Migration to 40/100Gbit Ethernet is presenting the telecommunications industry with a way of achieving the bandwidth levels now being expected by data hungry consumers, while at the same time benefiting from the added functionality and enhanced flexibility of an all-IP network architecture. However, this advanced optical networking technology will also require a more sophisticated approach testing, so that communications infrastructure using it is fully effective. This is due to the fact that client interfaces are based on multi-wavelength parallel optical transmission, rather than the conventional serial transmission employed in current network infrastructure.
The motivation for upgrading to higher speed optical network technology is fairly straight forward. Firstly there is a need to augment the mobile backhaul in order to support the growing bandwidth demands of 3G/LTE communication. Secondly there has been an enormous increase in general bandwidth requirements across wire-line networks in recent times, with an ever growing number of Internet users along with a greater variety of applications becoming popular.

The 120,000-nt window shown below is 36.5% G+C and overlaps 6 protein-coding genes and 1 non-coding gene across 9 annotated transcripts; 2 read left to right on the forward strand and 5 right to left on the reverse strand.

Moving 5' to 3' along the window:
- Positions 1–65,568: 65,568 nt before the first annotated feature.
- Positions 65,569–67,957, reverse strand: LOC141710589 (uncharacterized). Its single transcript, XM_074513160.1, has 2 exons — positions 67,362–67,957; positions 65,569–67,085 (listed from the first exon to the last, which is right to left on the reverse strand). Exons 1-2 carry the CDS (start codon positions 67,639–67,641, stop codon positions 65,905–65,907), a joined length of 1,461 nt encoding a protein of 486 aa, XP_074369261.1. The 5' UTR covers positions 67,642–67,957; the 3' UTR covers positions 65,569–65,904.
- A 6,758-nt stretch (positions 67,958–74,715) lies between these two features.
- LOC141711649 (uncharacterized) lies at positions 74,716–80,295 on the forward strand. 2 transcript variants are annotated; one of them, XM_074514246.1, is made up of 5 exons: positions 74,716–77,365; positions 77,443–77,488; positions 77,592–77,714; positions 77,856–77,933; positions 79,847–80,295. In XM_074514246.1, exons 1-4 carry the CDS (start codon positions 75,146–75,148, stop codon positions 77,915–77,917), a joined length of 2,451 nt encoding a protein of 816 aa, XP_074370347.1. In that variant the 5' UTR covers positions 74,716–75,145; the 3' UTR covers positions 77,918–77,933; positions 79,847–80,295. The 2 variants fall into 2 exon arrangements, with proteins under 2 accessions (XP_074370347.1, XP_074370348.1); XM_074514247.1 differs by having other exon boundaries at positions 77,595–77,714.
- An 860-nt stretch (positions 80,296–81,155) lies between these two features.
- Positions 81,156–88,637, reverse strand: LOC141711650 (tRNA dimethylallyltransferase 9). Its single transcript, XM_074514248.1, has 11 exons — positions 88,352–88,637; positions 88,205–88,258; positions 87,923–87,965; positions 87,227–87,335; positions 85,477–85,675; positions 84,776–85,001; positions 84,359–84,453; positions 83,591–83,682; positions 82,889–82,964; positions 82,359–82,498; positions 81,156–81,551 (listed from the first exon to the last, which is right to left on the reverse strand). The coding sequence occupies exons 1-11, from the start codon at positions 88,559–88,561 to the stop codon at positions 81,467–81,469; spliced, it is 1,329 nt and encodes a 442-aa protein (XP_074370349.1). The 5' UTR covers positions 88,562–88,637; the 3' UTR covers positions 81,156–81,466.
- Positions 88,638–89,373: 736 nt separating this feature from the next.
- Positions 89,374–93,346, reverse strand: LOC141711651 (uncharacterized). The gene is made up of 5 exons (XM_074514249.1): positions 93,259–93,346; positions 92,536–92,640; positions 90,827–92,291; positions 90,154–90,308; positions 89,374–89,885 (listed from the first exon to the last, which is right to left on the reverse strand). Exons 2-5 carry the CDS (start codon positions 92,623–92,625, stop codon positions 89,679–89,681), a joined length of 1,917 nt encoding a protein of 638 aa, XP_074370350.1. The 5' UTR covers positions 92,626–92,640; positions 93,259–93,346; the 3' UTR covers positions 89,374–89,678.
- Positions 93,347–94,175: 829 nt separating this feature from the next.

Implementation of100Gbit is likely to prove difficult as this is potentially a very disruptive technology, especially at the physical layer with data being transported over 4 x 25Gbit/s (or 10 x 10Gbit/s) optical wavelengths arranged in parallel. This allows the bandwidth capacity to be raised by an order of magnitude, carrying hundreds of millions of data packets per second. Those 4 or 10 wavelengths are converted into 10 electrical lanes each with 2 x 5Gbit virtual lanes. This raises the complexity level of each implementation – brings new errors and alarms at the physical level, and necessitating a whole new, far more sophisticated test approach.
Currently network equipment manufacturers are utilising C Form-factor Pluggable (CFP) transponder modules of two different types. The physical form factor has been specified by the CFP MSA group. The 4 x 25GBit/s LR4 interface type (100GBASE-LR4) as standardised by the IEEE in 802.3ba will likely become the dominant type.
Major considerations when testing next generation optical networks include: